(e) repeating (a) through (d) for each of the angular positions of the mechanical component.
15. A medium comprising instructions to cause a processor to:
receive a speed signal representing angular velocity of a rotatable mechanical component as a function of angular position;
generate a set of data elements from the speed signal, wherein the set of data elements relates speed variations of the mechanical component to angular positions of the mechanical component, and further wherein the set of data elements comprises angular velocity error data for the mechanical component at each of the plurality of annular positions;
generate an en-or signal based on the set of data elements; and
adjust a motor control signal based on the error signal.
16. The medium of claim 15, further comprising instructions to cause the processor to combine the motor speed signal with the data elements to produce the error signal representing angular velocity error as a function of the angular position of the rotatable mechanical component.
17. The medium of claim 15, further comprising instructions to cause the processor to output the motor control signal based on a motor reference signal and the error signal.
18. The medium of claim 15, further comprising instructions to cause the processor to decompose the speed signal into frequency components.
19. A system comprising:
a motor operable to drive a rotatable mechanical component in response to a motor control signal;
a sensor to generate a speed signal representing angular velocity of the mechanical component; and
a controller to generate a set of data elements based on the speed signal, wherein the set of data elements relates speed variations of the mechanical component to a plurality of angular positions of the mechanical component, and further wherein the set of data elements comprise angular velocity error data for the mechanical component at the angular positions, and the controller adjusts the motor control signal based on the set of data elements.
20. The system of claim 19, wherein the sensor outputs a position-encoded speed signal.
21. The system of claim 19, wherein the controller generates an error signal based on the speed signal and a motor speed reference signal, and further wherein the controller converts the error signal to digital values and stores the digital values on a medium as the set of data values.
22. The system of claim 19, wherein the sensor is mounted to a shaft of the mechanical component.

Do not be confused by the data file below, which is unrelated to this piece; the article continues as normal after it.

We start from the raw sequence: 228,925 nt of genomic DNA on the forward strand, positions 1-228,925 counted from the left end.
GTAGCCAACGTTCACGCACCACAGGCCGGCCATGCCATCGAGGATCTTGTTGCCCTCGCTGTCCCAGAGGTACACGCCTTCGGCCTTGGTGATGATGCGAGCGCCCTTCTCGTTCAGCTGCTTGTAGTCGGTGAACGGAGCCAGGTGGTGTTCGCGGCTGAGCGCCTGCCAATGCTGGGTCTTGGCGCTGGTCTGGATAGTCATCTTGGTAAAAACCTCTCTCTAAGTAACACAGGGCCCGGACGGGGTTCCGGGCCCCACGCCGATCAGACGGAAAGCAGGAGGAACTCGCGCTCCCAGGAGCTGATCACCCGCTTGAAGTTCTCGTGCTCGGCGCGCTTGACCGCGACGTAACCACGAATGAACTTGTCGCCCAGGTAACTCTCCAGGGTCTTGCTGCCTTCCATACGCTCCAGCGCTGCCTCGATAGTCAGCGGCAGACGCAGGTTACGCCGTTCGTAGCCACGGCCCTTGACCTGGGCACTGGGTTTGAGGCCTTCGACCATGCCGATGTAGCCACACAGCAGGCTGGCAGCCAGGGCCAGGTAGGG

23. The system of claim 19, wherein the controller stores the set of data elements within a storage medium as a lookup table, wherein the data elements of the lookup table comprise angular velocity error data for the angular positions.
24. The system of claim 23, wherein the lookup table comprises N*M data elements, wherein the N*M data elements store angular velocity data for N angular positions over M revolutions of the mechanical component.
25. The system of claim 19, wherein the plurality of angular positions span one revolution of the mechanical component.
26. The system of claim 19, wherein the controller generates an error signal based on the set of data values.
27. The system of claim 26, wherein the controller includes closed-loop control circuitry to output the motor control signal based on the error signal and a motor reference signal.
28. The system of claim 27, wherein the motor reference signal comprises one of a motor speed reference signal, a motor torque reference signal, and a motor position reference signal.
29. The system of claim 19, wherein the controller decomposes the speed signal into frequency components.
30. The system of claim 29, wherein the data elements represent amplitudes and phases of the frequency components.
31. The system of claim 29, wherein the controller generates an error signal to contain the frequency components, and introduces the error signal as feedback into closed-loop circuitry to adjust the motor control signal.
32. The system of claim 19, wherein the controller updates the data elements by:
(a) measuring an angular velocity of the mechanical component for a subset of the angular positions;
(b) calculating an average velocity of the mechanical component over the subset of the angular positions;
(c) subtracting the average angular velocity from a reference angular velocity to produce an angular velocity error;
(d) storing the angular velocity error within the set of data elements based on a current angular position of the mechanical component; and
(e) repeating (a) through (d) for each of the angular positions of the mechanical component.